I will miss you Sam Fisher, perspectives on Orlando, and Jewish Wisdom for Hard Times…
After every Shabbas or extended time away from the news I always tune back in with reluctance. For years, the notion that there could have been an attack of some kind is always prevalent in my mind. We have seen it so many times before. We awake to horrors and the aftermath changes so many lives forever.
This week, we unfortunately shared a national tragedy with the shooting of the Pulse Nightclub in Orlando, a radical Jihadi terrorist attack against America and American values that strikes and affects us all.
The details that have emerged are horrifying. We do not need the reminder, but we know these things could easily happen everywhere and strike at anytime. We must cherish our lives, make every moment count, and be vigilant and prepared…
We send comfort to the mourners and strength to those healing.
As the news piled in I noticed another story, this one closer to home. Sam Fisher, z”l, a standout student from Newton, MA had tragically collapsed after completing a charity triathlon. Sam was a student at Harvard and an AEPi brother. I knew him and his friends and am deeply touched and saddened by his loss.
I first met Sam when he was a student at the Maimonides school. I was asked to guest lecture his senior class. As is often the case, he and his classmates were struggling with their sense of identity and understanding of Judaism’s perspectives. I gave a short series of classes over a couple of weeks. Once gone I forgot about it wondering if my talks had an impact.
Years later Sam attended one of my Shabbas dinners for Harvard AEPi brothers. He reminded me of the talks and apologized for not taking it so seriously. Then he told me that even though he didn’t know it at the time, the talk spurred him to connect with Judaism while in college and that it actually informed his decision to join AEPi and stay close to the Jewish community.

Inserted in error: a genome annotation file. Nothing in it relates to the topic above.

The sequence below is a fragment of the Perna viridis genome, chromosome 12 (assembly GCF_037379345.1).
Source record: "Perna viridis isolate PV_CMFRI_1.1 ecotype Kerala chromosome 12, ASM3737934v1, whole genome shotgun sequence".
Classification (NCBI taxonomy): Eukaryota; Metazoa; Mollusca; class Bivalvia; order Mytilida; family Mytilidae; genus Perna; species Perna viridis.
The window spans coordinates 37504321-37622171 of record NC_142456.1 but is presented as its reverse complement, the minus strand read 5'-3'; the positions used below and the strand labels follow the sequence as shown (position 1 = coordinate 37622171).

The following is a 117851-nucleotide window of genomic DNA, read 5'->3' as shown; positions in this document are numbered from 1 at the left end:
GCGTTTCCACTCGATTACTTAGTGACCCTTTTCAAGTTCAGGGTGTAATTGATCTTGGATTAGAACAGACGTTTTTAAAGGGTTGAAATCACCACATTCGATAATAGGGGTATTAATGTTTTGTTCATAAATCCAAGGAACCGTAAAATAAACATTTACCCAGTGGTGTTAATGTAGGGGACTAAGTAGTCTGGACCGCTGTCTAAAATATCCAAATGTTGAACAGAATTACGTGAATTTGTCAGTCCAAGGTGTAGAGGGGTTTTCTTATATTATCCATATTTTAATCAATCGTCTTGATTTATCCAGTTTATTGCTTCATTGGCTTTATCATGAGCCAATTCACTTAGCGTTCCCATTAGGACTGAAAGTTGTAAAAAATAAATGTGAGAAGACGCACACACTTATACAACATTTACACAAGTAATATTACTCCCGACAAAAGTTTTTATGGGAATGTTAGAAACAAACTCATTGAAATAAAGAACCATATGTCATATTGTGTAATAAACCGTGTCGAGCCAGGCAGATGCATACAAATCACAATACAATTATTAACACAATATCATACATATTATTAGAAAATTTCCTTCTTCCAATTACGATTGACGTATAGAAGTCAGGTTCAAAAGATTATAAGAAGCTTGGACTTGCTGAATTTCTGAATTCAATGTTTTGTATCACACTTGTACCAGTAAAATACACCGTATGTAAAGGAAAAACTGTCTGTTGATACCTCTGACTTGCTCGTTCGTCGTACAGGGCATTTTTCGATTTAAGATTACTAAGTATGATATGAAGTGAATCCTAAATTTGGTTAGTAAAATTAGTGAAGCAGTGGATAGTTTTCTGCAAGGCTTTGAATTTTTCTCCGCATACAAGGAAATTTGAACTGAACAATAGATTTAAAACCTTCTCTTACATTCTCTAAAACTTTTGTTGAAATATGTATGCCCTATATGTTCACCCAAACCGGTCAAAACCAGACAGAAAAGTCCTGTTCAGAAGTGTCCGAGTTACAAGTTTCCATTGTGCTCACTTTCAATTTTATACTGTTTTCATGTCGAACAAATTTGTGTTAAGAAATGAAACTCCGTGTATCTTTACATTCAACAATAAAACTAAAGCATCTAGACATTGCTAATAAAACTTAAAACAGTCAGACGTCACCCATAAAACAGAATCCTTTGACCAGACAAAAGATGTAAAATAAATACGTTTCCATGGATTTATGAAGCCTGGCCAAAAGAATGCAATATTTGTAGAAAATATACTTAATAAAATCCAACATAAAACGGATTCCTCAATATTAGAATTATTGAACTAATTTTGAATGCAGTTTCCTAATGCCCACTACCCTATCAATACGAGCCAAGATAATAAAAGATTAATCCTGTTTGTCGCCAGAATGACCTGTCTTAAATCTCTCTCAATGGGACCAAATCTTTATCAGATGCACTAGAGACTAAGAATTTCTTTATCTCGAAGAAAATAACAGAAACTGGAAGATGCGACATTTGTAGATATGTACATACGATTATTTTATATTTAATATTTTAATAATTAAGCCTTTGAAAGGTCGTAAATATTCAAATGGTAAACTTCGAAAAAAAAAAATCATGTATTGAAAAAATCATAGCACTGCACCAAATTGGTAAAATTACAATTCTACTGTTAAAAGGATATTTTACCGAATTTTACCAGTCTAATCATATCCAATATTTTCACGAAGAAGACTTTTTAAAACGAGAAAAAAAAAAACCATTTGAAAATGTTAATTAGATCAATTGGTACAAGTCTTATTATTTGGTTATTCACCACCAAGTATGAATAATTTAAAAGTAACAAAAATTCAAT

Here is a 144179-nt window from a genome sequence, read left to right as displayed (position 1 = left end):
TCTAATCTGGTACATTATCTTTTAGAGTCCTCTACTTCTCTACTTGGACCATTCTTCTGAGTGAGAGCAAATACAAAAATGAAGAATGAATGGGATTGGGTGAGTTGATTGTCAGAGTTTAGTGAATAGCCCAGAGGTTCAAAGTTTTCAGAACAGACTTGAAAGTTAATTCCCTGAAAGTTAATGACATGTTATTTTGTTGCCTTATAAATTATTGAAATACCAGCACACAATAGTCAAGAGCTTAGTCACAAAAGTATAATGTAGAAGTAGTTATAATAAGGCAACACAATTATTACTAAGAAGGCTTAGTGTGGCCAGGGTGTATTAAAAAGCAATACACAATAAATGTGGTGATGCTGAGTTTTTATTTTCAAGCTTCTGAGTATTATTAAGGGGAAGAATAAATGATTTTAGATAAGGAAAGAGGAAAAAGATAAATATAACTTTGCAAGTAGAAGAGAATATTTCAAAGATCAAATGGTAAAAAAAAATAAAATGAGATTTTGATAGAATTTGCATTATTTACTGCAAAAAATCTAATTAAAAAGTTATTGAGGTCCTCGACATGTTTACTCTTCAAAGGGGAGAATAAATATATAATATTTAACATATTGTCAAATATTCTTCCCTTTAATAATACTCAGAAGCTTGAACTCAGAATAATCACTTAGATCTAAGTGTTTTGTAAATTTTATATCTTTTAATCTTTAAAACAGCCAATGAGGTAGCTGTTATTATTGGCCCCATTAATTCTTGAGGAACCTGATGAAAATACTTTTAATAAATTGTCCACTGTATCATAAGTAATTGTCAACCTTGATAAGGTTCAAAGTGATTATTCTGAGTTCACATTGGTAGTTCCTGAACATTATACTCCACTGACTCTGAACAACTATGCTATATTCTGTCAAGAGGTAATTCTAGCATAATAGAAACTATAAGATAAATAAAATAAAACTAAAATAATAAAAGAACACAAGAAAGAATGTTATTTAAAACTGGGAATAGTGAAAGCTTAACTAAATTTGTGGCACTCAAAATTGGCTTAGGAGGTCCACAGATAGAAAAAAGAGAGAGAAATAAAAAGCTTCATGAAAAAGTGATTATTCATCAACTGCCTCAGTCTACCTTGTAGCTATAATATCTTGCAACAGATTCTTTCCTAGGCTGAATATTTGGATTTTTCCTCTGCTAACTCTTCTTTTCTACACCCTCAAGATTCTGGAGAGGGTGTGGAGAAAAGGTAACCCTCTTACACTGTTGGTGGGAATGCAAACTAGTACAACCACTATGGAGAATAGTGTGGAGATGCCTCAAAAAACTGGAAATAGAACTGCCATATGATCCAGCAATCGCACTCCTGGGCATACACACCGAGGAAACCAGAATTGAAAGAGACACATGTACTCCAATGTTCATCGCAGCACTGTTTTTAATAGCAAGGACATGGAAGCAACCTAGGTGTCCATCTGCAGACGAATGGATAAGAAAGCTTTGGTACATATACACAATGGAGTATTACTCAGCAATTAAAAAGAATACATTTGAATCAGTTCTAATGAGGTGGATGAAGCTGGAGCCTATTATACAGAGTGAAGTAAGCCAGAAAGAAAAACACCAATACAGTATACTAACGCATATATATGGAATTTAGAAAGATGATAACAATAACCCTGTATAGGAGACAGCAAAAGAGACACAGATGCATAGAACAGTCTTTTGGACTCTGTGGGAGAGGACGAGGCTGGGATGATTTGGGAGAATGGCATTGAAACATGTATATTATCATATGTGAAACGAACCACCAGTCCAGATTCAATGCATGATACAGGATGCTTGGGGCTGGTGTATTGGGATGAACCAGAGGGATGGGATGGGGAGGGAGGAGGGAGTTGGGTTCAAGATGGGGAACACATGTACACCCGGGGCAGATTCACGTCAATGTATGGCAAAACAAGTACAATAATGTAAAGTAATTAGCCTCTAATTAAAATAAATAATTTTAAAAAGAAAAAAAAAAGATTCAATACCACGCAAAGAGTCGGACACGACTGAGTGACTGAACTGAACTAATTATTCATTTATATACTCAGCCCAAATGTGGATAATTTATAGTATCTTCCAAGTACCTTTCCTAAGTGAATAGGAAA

Sam was a major leader on campus and had a bright future. His connection to his AEPi brothers was deep and he was known to be a welcoming force and a great friend. Later today I will stand with his family and friends to comfort them at this time of profound loss.
I want to wish a blessing to his family that they find the strength to carry on his legacy. May they be comforted amongst the mourners of Zion and Jerusalem.
Feeling Our Brothers Pain:
Judaism teaches that there are 48 ways to wisdom. Master the 48 ways and our lives will be infused with wisdom and holiness. Amongst them is to share the pain of our brethren.
We should be there for those who need us when they need us. We should care as much about them as we do ourselves. We should be the shoulder for them to cry on as we cry on theirs. We should give support in every way possible and find ways to be there for them. We should pray for their sick as if they are our own, and we should mourn losses personally.
It is said that the Jewish people are eternally spiritually linked, therefore we are one. We must take care of each other as it is the same as taking care of ourselves. In fact, we are not complete until we act at this level of existence. Great unity comes from great tragedy, and that is where we find ourselves today.
May we all come together to feel the pain, to mourn, and to unite.